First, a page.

We can also begin to aggressively improve student performance as well. There's a real promise around personalized learning and the use of technology and software and services to enable that, to get better outcomes and more consistent outcomes across education.

CT: What's most interesting to you in regard to the use of analytics and adaptive learning in higher ed?

Kilburn: We have for some time had our lab programs in higher ed: MyMathLab and a number of other labs, where we have been able to assess for students that serve up homework and other content, and then show measurable results. There's a ton of research papers and a body of work in data that supports that: If you use these particular products, you will get a better outcome in something like developmental math. That's a very exciting development.

We have a product that's beginning to do that — REVEL — that's also doing that on the soft side of disciplines. It's getting very nice pickup.

We need to do a lot more of that. That collection of data and continuous improvement is kind of proving out the statement I made earlier about the opportunity.

CT: Will adopting those programs require campuses to go all in with Pearson?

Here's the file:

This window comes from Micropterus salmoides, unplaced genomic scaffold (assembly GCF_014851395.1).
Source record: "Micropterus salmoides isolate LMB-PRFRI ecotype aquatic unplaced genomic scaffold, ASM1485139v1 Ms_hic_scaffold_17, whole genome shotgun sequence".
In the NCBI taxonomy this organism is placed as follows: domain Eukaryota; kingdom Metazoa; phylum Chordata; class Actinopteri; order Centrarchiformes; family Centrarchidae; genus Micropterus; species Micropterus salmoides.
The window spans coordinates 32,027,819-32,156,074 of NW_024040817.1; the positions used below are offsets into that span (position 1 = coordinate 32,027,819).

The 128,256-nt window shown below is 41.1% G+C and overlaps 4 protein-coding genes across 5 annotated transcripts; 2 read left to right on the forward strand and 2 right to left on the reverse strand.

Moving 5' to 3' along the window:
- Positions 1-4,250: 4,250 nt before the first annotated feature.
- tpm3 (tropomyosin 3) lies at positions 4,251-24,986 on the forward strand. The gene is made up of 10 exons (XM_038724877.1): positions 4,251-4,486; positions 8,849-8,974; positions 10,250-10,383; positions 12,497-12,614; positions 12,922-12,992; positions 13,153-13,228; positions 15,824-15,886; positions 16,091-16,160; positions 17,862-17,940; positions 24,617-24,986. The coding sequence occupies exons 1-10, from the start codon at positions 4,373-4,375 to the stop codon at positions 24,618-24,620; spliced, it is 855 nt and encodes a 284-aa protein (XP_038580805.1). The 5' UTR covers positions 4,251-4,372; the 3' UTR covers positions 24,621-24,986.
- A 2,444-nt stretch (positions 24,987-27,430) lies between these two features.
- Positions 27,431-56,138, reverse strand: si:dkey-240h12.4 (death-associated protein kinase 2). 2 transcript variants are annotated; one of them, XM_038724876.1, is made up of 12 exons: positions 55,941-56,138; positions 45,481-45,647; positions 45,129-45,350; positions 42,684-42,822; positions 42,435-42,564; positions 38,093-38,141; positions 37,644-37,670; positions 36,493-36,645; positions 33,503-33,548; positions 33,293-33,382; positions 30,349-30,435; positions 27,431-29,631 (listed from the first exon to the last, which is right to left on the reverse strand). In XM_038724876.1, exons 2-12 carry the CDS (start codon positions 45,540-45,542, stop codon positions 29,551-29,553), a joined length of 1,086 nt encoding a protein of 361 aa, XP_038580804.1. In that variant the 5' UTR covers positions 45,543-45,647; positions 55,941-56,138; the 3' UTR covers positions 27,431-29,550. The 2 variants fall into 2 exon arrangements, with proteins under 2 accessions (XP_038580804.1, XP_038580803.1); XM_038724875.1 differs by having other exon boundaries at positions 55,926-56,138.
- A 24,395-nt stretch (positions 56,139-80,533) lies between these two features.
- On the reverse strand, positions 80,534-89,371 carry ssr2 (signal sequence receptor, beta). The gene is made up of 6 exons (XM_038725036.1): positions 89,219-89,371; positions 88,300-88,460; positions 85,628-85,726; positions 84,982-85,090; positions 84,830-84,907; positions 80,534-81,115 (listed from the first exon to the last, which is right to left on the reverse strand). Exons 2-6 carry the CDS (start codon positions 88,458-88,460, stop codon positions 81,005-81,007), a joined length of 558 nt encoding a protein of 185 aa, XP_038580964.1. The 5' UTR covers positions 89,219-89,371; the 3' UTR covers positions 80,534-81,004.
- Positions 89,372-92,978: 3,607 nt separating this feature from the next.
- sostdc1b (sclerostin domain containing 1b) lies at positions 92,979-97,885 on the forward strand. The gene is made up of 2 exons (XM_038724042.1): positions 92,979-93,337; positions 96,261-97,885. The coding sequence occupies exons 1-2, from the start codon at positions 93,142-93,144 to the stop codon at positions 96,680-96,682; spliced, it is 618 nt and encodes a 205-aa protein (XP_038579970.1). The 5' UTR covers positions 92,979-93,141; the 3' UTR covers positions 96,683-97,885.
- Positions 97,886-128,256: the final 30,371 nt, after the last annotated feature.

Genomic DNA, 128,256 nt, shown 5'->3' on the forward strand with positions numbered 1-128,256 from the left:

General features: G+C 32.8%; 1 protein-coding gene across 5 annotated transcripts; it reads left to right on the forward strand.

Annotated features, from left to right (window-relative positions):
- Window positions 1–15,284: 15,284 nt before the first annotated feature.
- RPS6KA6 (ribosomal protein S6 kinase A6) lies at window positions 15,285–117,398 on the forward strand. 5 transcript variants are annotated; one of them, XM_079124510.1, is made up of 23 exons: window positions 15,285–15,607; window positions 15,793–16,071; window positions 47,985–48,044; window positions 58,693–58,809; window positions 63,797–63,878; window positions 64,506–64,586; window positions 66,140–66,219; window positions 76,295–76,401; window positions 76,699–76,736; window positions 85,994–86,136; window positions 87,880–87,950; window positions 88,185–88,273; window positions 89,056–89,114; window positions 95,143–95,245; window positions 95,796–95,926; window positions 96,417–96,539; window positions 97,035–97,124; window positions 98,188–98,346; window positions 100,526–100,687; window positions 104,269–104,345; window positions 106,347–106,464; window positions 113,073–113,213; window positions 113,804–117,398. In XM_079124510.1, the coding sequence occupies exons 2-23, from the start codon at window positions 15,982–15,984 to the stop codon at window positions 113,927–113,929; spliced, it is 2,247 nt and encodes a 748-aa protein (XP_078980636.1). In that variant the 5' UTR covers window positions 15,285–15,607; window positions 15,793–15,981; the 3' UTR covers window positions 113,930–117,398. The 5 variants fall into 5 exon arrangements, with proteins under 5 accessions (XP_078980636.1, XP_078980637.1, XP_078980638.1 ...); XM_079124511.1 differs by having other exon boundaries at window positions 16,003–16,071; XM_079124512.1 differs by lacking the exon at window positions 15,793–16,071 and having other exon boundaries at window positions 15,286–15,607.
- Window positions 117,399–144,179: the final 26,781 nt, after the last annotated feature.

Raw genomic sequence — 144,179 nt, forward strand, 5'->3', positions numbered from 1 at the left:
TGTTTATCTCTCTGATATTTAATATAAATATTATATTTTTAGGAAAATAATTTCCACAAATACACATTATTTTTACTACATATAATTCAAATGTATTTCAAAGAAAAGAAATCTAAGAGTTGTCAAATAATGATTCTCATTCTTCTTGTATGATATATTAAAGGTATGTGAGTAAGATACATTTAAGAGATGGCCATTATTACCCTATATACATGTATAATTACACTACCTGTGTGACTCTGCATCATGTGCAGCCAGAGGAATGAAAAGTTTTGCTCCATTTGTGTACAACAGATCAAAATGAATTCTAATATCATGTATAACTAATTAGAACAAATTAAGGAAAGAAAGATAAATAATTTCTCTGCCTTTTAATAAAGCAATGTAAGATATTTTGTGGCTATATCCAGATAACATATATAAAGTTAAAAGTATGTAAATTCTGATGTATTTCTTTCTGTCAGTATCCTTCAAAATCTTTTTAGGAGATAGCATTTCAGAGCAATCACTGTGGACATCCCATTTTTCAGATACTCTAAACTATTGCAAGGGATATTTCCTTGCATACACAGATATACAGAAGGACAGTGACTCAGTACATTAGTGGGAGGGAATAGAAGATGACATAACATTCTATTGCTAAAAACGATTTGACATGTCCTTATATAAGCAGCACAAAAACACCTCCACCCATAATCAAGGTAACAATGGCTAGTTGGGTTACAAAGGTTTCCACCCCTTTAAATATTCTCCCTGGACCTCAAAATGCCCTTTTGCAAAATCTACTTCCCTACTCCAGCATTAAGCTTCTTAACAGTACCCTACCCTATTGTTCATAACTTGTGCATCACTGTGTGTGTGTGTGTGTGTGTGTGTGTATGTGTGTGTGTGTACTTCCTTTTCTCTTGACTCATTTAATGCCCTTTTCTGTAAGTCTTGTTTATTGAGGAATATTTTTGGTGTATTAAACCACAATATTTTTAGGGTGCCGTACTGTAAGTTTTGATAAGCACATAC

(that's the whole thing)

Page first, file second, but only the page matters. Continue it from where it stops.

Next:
Kilburn: I don't really think that way. The way I think about it is, how can we engage with institutions and educators to holistically help them with their mission — whether that be with Pearson or with Pearson and third parties or other people that collaborate? I'm pretty sure in the modern world a scenario where Pearson does everything as best-of-breed is probably not going to happen. There are going to be some things we do very well, especially around aiding teaching and learning. But there are also going to be other people that we partner with, that the institution will partner with, that we'll have to work with to make sure we get the maximal outcome for students.

CT: Pearson has got to be the biggest collector of education data in the world. How does that data drive product development?

Kilburn: A couple of points about data. Number one, we don't proclaim to own data. Our data is our client's — the institution's — student data. Largely, for most of our business that data is "permissionable," based on how people trust us.